Prevent Kidney Disease
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If you think avoiding fat all together is a good idea, think again. Research shows that not all fats are created equally when it comes to your health.
There are some fats that are good for you and some that are not. But don’t let fat weigh you down — here’s a handy guide to help you break down the types of fat you may be eating. Find out the good, the bad and the ugly to determine what these fats mean for your health and how to swap the harmful fats in your diet for healthier fats.
Dietary fat can come from both animal and plant products. Fat adds calories to the diet and provides energy to the body. It also helps the body to absorb fat–soluble vitamins, such as vitamins A, D, and E, which must be in the presence of fat to be utilized effectively by the body. When consumed in high quantities, fats can contribute to weight gain and obesity, because on a gram for gram basis, fats are higher in calories than proteins and carbohydrates.
Consuming certain types of fats has been linked with cardiovascular disease. According to the USDA’s 2010 Dietary Guidelines for Americans, for adults aged 19 and older, the total amount of fat in the diet each day should fall between 20-35% of the total food consumed. Following this guideline may lead to a decreased risk of developing cardiovascular diseases. Ultimately, any excess calories not used by the body for fuel are turned into stored fat regardless of the source – whether it’s fat, carbohydrates, or protein.
Cholesterol is a fat–like substance found in your blood. Your body makes cholesterol and it is also found in animal food products such as meats and cheeses. If you eat a lot of products that are high in cholesterol, cholesterol can build up in your blood vessels and lead to a blockage, preventing blood from getting to a certain area of the body. When this occurs in your heart vessels, it is called coronary heart disease and can cause a heart attack. In people with chronic kidney disease (CKD), heart disease is very common. It is suggested that people with CKD have cholesterol labs drawn at least once a year.
Unsaturated fats are considered good fats because they can lower the amount of bad cholesterol in the body (LDL), while increasing the amount of good cholesterol in the body (HDL). Unsaturated fats are termed “unsaturated” because there are fewer hydrogen atoms in each of these fat molecules. Unsaturated fats are typically liquid at room temperature making it harder for the molecules to pack together tightly like in solid, “saturated” fats. While the chemical makeup provides some context for how the fats got their names, it’s more important to remember that unsaturated fats are heart healthy and that they make good choices over other fats. Unsaturated fats are found in plant and fish products and there are two types of them: “monounsaturated fats” and “polyunsaturated fats”. Both of these are healthy fats and sources of unsaturated fats include peanuts, olives and olive oil, avocados, fatty fish such as salmon, almonds and walnuts.
Saturated fats are found in animal–based products such as meat, cheese and other dairy products as well as some plant based products such as coconut and palm oils. The distinction is that the animal-based saturated fats also contain cholesterol, while the plant-based ones do not. Saturated fats are linked with heart disease and can be damaging to the body when consumed in large quantities, contributing to higher levels of LDL cholesterol in the blood. The saturated structure makes it easier for fat particles to stick together and form a solid at room temperature. Examples of these types of fats include butter and animal fat which is sometimes visible as the marble pattern in red meats.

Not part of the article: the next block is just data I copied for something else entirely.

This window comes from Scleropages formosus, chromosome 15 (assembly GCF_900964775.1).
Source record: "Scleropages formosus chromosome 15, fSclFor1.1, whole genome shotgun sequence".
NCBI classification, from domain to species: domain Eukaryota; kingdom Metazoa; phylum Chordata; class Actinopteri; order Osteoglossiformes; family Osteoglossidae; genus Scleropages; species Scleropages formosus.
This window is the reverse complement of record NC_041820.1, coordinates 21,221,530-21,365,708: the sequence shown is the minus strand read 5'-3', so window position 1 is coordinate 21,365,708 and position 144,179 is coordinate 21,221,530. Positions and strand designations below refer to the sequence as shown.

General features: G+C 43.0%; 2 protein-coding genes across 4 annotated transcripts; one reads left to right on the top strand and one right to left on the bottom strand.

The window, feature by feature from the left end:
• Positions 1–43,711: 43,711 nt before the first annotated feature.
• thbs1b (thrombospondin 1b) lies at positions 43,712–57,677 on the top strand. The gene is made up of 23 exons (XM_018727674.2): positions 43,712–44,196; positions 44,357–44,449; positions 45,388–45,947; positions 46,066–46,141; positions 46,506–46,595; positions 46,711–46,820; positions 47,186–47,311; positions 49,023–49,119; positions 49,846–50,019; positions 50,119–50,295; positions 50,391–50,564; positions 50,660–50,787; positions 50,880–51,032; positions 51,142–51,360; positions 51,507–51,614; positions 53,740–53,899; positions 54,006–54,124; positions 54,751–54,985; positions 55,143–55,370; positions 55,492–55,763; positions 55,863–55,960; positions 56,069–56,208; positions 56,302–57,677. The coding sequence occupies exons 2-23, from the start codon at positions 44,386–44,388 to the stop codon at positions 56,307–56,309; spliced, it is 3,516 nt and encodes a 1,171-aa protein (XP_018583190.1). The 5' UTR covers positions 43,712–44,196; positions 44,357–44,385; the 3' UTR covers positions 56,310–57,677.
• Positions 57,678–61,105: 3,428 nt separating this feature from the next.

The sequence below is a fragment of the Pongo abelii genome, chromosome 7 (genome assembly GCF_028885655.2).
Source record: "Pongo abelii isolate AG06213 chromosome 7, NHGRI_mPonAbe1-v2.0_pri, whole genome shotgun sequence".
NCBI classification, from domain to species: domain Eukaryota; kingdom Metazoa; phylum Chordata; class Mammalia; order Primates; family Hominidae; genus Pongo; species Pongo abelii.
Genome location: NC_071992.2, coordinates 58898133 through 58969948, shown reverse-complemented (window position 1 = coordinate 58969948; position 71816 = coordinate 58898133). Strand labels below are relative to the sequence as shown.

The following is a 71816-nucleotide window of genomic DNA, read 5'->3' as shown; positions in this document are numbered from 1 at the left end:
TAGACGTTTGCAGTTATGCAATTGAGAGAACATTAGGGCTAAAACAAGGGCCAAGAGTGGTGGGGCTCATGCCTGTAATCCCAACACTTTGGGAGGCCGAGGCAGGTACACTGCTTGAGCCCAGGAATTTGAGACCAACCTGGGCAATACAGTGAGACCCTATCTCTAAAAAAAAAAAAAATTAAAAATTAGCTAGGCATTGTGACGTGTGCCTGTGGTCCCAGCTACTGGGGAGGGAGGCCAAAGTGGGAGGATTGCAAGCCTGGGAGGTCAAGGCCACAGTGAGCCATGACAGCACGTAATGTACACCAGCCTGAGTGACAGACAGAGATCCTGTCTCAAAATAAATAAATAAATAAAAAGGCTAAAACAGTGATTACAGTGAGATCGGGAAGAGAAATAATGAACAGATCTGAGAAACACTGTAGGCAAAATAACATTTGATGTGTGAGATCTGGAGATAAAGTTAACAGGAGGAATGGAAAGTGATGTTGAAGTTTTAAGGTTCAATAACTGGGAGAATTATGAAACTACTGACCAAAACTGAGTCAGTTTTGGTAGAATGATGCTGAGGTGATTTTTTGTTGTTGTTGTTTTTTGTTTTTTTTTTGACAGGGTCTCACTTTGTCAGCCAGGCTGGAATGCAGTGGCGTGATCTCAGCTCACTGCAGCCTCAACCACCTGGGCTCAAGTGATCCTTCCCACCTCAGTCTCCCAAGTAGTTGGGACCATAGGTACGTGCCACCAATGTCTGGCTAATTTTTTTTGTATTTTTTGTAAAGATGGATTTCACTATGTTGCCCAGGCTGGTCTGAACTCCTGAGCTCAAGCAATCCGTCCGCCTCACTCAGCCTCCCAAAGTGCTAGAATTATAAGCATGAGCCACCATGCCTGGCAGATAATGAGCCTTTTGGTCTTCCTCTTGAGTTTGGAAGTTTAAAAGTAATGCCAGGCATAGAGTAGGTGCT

Trans fats are considered the worst or most unhealthy in the fat family. This is because trans fats not only contribute to raising the amount of bad cholesterol (LDL) in the body, but they also have been shown to lower the amount of good cholesterol in the blood (HDL). This is considered to be a double whammy for your health because trans fats remove the good cholesterol that can protect the heart from damage while increasing the amount of damaging cholesterol. Trans fats are often used in restaurants for frying foods because they can be heated multiple times, making them a less expensive option compared with oils that need to be replaced frequently because they break down easily. Some cities and states ban using trans fats in restaurants. The terms “hydrogenated” or “partially hydrogenated” on a food package ingredient list usually indicate that trans fats may be present in this product. When oil is “hydrogenated”, hydrogen atoms are added to liquid fats during a chemical modification process. The fats then become solid or partially solid at room temperature. This hydrogenation process extends the shelf life of certain processed foods, but can damage the heart, leading to heart disease.
Heart disease is a risk factor for kidney disease and kidney disease is a risk factor for heart disease because the heart and kidneys are interconnected. While the heart constantly pumps blood throughout the body, the kidneys continuously filter the blood in order to remove waste products and excess fluid from the body. The filtration process of the kidneys is necessary to maintain a stable balance of body chemicals.
The kidneys also produce hormones that affect the function of other organs. For example, hormones produced by the kidneys stimulate red blood cell production and promote bone health. Other hormones help to regulate blood pressure. Damaged kidneys may release too much of these hormones, which can lead to high blood pressure. High blood pressure increases the risk of heart attack, congestive heart failure and stroke. It’s important to protect both your kidneys and your heart by choosing unsaturated, healthy fats, over saturated and trans fats.